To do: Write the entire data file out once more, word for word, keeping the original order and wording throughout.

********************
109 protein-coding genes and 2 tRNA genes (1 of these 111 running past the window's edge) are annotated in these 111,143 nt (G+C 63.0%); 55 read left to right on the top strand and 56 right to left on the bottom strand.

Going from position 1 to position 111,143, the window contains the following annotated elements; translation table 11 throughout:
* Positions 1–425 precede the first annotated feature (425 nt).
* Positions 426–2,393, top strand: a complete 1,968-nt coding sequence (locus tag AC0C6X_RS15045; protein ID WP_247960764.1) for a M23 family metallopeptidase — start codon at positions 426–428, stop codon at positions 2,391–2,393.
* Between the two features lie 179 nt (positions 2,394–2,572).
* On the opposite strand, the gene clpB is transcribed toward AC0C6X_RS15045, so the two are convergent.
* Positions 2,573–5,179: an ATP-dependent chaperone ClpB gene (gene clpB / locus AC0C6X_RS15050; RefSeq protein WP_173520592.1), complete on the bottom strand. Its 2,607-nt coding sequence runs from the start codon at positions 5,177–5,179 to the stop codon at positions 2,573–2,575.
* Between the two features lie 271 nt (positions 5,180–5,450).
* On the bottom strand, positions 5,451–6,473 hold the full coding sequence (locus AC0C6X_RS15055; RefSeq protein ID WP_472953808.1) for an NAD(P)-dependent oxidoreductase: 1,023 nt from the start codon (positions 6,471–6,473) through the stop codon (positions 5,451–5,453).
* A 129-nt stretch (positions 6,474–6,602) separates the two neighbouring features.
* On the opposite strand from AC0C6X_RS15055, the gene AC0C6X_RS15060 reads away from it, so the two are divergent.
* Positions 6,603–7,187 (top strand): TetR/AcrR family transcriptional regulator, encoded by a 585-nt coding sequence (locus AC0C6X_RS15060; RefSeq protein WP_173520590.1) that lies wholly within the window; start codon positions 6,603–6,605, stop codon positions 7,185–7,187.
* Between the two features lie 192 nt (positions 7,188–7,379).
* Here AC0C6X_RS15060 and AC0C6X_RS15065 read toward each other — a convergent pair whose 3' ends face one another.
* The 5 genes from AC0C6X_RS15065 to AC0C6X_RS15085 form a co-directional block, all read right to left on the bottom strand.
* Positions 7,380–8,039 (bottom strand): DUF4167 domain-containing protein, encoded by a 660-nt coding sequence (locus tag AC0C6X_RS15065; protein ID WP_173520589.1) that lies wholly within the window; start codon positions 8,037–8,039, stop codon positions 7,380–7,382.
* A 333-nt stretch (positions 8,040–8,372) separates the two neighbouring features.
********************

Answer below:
109 protein-coding genes and 2 tRNA genes (1 of these 111 running past the window's edge) are annotated in these 111,143 nt (G+C 63.0%); 55 read left to right on the top strand and 56 right to left on the bottom strand.

Going from position 1 to position 111,143, the window contains the following annotated elements; translation table 11 throughout:
* Positions 1–425 precede the first annotated feature (425 nt).
* Positions 426–2,393, top strand: a complete 1,968-nt coding sequence (locus tag AC0C6X_RS15045; protein ID WP_247960764.1) for a M23 family metallopeptidase — start codon at positions 426–428, stop codon at positions 2,391–2,393.
* Between the two features lie 179 nt (positions 2,394–2,572).
* On the opposite strand, the gene clpB is transcribed toward AC0C6X_RS15045, so the two are convergent.
* Positions 2,573–5,179: an ATP-dependent chaperone ClpB gene (gene clpB / locus AC0C6X_RS15050; RefSeq protein WP_173520592.1), complete on the bottom strand. Its 2,607-nt coding sequence runs from the start codon at positions 5,177–5,179 to the stop codon at positions 2,573–2,575.
* Between the two features lie 271 nt (positions 5,180–5,450).
* On the bottom strand, positions 5,451–6,473 hold the full coding sequence (locus AC0C6X_RS15055; RefSeq protein ID WP_472953808.1) for an NAD(P)-dependent oxidoreductase: 1,023 nt from the start codon (positions 6,471–6,473) through the stop codon (positions 5,451–5,453).
* A 129-nt stretch (positions 6,474–6,602) separates the two neighbouring features.
* On the opposite strand from AC0C6X_RS15055, the gene AC0C6X_RS15060 reads away from it, so the two are divergent.
* Positions 6,603–7,187 (top strand): TetR/AcrR family transcriptional regulator, encoded by a 585-nt coding sequence (locus AC0C6X_RS15060; RefSeq protein WP_173520590.1) that lies wholly within the window; start codon positions 6,603–6,605, stop codon positions 7,185–7,187.
* Between the two features lie 192 nt (positions 7,188–7,379).
* Here AC0C6X_RS15060 and AC0C6X_RS15065 read toward each other — a convergent pair whose 3' ends face one another.
* The 5 genes from AC0C6X_RS15065 to AC0C6X_RS15085 form a co-directional block, all read right to left on the bottom strand.
* Positions 7,380–8,039 (bottom strand): DUF4167 domain-containing protein, encoded by a 660-nt coding sequence (locus tag AC0C6X_RS15065; protein ID WP_173520589.1) that lies wholly within the window; start codon positions 8,037–8,039, stop codon positions 7,380–7,382.
* A 333-nt stretch (positions 8,040–8,372) separates the two neighbouring features.